Mushroom Soup: A recipe your mushroom hating family with love!

I don’t know about your family, but I’ve had this experience with my own family from time to time. That moment where they claim they ‘don’t like’ something. 

When I first met my husband he told me that he didn’t like roast pork. I was like “WHAT!, how can you not like roast pork?”.  So, being the nice wife I am, for about 6 months I didn’t make roast pork, even though I really love a good roast pork with crackling. Yum! 

So one day I decided to make a roast pork and didn’t tell him that was what I was cooking! I lead him to believe I was making lamb.  Anyway, I dish it all up and he devoured it, and proclaimed that was the nicest piece of lamb he has ever had!.  I laughed to myself as I informed him that it was not roast lamb but was actually roast pork- the meat he had told me over and over again that he didn’t like, LOL!

In his defence, I can understand where this dislike came from- his mother is not a very good cook and unless the meat can bounce off the floor it’s not ready!

Fast forward to this week, and we were buying mushrooms. Well, mushrooms are another one of those foods that I love and he along the many of the children proclaim they don’t like, even though It’s not really true- I’ve served them mushrooms in many dishes they love.  This week I was really craving some mushrooms. I personally want to include a whole range of edible mushrooms in my diet because of the wonderful medicinal health benefits they give me, which include:

  • Prevention of certain types of cancers, that I personally am more at risk of because to the surgeries that were needed to save my life.
  • Prevention and management of diabetes, which runs in my family.
  • They are known to strengthen the immune system, which I personally have had to rebuild from the birth of my last baby. Mushrooms contain a powerful antioxidant called Ergothioneine, which is protective against free radicals, along with natural antibiotics that inhibit the growth of fungal infections, and can be useful in helping support the healing of ulcers, wounds and protecting against the development of infections. 
  • They are known to contain compounds that support proper liver, pancreas and endocrine function.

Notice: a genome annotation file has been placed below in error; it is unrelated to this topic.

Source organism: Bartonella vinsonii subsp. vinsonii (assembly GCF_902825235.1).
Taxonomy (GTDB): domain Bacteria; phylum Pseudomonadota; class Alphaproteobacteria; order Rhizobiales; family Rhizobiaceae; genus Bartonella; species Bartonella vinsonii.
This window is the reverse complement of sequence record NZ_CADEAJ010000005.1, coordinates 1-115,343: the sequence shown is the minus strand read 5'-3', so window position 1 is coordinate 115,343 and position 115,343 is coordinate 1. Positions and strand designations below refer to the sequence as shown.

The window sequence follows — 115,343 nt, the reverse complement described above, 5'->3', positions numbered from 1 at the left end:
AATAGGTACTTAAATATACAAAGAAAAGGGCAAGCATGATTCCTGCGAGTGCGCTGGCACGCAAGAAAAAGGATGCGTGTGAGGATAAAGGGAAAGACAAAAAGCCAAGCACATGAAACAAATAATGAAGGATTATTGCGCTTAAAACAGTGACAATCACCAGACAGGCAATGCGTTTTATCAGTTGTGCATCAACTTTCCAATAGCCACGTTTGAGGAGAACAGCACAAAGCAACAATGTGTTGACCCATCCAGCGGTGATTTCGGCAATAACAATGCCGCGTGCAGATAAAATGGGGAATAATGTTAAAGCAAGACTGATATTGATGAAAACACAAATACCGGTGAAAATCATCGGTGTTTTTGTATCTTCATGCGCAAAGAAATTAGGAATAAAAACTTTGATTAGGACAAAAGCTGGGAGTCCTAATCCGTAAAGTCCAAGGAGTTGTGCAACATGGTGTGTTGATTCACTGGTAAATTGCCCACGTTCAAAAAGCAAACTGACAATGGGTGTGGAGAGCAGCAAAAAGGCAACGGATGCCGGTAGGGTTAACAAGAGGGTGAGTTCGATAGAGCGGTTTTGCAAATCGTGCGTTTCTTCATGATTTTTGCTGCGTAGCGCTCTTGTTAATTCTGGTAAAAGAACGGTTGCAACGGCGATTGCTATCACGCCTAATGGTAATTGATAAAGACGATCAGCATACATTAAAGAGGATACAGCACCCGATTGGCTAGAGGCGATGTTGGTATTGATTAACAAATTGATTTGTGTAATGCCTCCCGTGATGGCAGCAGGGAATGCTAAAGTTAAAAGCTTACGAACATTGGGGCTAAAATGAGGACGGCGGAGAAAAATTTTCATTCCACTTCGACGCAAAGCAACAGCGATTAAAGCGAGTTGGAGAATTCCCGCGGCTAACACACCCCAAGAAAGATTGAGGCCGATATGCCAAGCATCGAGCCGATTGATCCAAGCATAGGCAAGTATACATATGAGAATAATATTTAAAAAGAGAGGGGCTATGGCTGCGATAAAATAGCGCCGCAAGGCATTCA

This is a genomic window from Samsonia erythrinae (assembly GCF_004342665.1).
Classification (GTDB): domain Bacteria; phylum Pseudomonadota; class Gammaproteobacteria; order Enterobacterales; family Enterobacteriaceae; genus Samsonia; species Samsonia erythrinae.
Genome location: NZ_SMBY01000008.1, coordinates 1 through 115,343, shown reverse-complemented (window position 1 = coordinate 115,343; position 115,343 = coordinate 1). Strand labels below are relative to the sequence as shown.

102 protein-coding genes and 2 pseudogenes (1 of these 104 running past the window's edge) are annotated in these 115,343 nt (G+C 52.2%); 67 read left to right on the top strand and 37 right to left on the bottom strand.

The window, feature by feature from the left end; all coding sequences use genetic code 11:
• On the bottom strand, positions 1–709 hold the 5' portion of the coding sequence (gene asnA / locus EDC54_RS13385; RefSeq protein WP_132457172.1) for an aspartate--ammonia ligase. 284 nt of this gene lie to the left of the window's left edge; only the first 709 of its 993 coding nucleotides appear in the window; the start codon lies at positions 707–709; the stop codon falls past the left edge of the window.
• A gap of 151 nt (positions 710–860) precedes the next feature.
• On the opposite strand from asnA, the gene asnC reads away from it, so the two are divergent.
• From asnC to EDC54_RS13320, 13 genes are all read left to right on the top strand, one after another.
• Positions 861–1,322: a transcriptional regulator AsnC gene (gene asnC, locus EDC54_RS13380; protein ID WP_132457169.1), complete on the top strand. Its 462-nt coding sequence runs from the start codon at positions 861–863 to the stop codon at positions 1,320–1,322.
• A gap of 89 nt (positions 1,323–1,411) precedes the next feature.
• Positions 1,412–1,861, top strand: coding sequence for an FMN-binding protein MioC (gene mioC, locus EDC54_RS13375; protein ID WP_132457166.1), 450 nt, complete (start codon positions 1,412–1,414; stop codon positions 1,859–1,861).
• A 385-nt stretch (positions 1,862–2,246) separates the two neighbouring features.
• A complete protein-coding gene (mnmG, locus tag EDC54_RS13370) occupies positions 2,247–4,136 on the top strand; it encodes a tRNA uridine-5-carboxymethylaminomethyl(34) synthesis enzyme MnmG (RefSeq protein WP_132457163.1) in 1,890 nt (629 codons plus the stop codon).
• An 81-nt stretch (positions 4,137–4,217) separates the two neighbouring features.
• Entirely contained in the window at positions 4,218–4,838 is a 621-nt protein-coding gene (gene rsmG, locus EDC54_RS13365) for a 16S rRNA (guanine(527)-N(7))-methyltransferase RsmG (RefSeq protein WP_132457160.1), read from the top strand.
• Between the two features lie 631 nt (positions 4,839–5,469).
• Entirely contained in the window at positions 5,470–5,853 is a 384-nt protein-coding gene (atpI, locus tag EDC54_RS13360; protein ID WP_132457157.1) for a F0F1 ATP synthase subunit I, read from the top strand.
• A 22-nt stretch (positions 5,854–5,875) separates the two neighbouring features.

• Mushrooms are a great source of calcium and an edible source of vitamin D, (which is a deficiency for us Tassie people).
  • Mushrooms are a good source of Vitamin A, B-complex, Vitamin C,  and Selenium, and can increases iron absorption. 

Getting back to the story- this week I was in the supermarket with my husband, buying food for the week and I picked up lots of mushrooms and told him I was making mushroom soup. The faces he pulled almost made me put them back, but no! I kept them in the trolley! So yesterday for lunch I made mushroom soup, which as you can guess they all loved. Ben said:

“how much cheese did you put in it?”.

“none” I replied,

“but it was so tasty!” he said.

“that is because my dear you really love mushrooms, you just weren’t aware of it!” 

So from this soup recipe, I made two meals. I had leftovers, but not enough for a second batch of soup, so I repurposed the leftovers to create a veggie bake.  To make the bake I simply cut up some carrots, broccoli and pumpkin and mixed it with the remainder of the soup, covered it with cheese and baked in a moderate oven for 40 mins.  Again, another tasty dish.

Mushroom Soup

500 grams of mixed mushrooms sliced
3 Cloves of garlic
2 Onions sliced
2 litres broth (meat or bone)
100 grams of butter 
Salt to taste

1. Sautee onions, garlic and mushrooms in a pot with butter, until the onions and mushrooms are soft and starting to brown. 
2. Add broth and cook on a medium heat for 20 mins. 
3. Allow to cool slightly and blend either a stick blender or food processor, until smooth. 
4. Salt to taste. 

This recipe is really easy, I served mine with fried chicken breast (as seen in the picture). It is also delicious with a spoonful of sour cream.